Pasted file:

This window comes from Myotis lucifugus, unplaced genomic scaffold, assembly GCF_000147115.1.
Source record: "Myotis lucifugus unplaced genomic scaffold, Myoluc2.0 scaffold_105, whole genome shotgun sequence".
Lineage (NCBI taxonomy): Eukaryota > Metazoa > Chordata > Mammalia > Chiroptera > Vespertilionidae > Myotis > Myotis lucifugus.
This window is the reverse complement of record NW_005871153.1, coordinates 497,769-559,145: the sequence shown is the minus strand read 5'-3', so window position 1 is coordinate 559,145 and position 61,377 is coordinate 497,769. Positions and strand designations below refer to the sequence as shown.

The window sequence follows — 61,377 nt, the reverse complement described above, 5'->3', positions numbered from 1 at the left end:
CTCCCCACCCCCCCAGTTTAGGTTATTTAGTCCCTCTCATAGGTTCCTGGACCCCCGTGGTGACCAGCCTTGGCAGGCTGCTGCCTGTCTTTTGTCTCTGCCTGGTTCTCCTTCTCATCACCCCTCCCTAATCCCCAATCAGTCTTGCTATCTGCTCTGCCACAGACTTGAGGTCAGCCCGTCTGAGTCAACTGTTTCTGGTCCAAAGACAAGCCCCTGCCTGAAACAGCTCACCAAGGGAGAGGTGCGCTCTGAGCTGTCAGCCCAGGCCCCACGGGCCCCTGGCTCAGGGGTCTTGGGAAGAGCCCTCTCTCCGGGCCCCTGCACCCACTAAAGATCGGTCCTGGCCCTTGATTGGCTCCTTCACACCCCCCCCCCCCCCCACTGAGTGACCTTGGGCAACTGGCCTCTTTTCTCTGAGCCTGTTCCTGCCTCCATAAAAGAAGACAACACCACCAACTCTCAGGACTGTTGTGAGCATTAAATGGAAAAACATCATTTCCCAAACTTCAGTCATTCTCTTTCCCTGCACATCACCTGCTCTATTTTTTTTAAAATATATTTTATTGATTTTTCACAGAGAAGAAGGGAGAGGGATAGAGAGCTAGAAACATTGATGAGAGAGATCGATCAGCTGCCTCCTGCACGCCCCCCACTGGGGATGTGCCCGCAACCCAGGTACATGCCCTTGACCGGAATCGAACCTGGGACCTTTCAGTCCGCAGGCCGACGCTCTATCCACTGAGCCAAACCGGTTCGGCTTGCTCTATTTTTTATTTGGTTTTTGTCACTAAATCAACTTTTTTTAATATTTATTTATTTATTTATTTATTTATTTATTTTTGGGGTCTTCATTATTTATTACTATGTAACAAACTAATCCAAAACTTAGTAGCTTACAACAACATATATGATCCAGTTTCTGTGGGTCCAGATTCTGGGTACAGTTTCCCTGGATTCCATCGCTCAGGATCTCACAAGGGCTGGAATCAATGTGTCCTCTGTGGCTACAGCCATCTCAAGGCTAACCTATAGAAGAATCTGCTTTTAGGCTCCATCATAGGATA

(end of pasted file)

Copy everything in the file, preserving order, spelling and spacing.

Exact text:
This window comes from Myotis lucifugus, unplaced genomic scaffold, assembly GCF_000147115.1.
Source record: "Myotis lucifugus unplaced genomic scaffold, Myoluc2.0 scaffold_105, whole genome shotgun sequence".
Lineage (NCBI taxonomy): Eukaryota > Metazoa > Chordata > Mammalia > Chiroptera > Vespertilionidae > Myotis > Myotis lucifugus.
This window is the reverse complement of record NW_005871153.1, coordinates 497,769-559,145: the sequence shown is the minus strand read 5'-3', so window position 1 is coordinate 559,145 and position 61,377 is coordinate 497,769. Positions and strand designations below refer to the sequence as shown.

The window sequence follows — 61,377 nt, the reverse complement described above, 5'->3', positions numbered from 1 at the left end:
CTCCCCACCCCCCCAGTTTAGGTTATTTAGTCCCTCTCATAGGTTCCTGGACCCCCGTGGTGACCAGCCTTGGCAGGCTGCTGCCTGTCTTTTGTCTCTGCCTGGTTCTCCTTCTCATCACCCCTCCCTAATCCCCAATCAGTCTTGCTATCTGCTCTGCCACAGACTTGAGGTCAGCCCGTCTGAGTCAACTGTTTCTGGTCCAAAGACAAGCCCCTGCCTGAAACAGCTCACCAAGGGAGAGGTGCGCTCTGAGCTGTCAGCCCAGGCCCCACGGGCCCCTGGCTCAGGGGTCTTGGGAAGAGCCCTCTCTCCGGGCCCCTGCACCCACTAAAGATCGGTCCTGGCCCTTGATTGGCTCCTTCACACCCCCCCCCCCCCCCACTGAGTGACCTTGGGCAACTGGCCTCTTTTCTCTGAGCCTGTTCCTGCCTCCATAAAAGAAGACAACACCACCAACTCTCAGGACTGTTGTGAGCATTAAATGGAAAAACATCATTTCCCAAACTTCAGTCATTCTCTTTCCCTGCACATCACCTGCTCTATTTTTTTTAAAATATATTTTATTGATTTTTCACAGAGAAGAAGGGAGAGGGATAGAGAGCTAGAAACATTGATGAGAGAGATCGATCAGCTGCCTCCTGCACGCCCCCCACTGGGGATGTGCCCGCAACCCAGGTACATGCCCTTGACCGGAATCGAACCTGGGACCTTTCAGTCCGCAGGCCGACGCTCTATCCACTGAGCCAAACCGGTTCGGCTTGCTCTATTTTTTATTTGGTTTTTGTCACTAAATCAACTTTTTTTAATATTTATTTATTTATTTATTTATTTATTTATTTTTGGGGTCTTCATTATTTATTACTATGTAACAAACTAATCCAAAACTTAGTAGCTTACAACAACATATATGATCCAGTTTCTGTGGGTCCAGATTCTGGGTACAGTTTCCCTGGATTCCATCGCTCAGGATCTCACAAGGGCTGGAATCAATGTGTCCTCTGTGGCTACAGCCATCTCAAGGCTAACCTATAGAAGAATCTGCTTTTAGGCTCCATCATAGGATA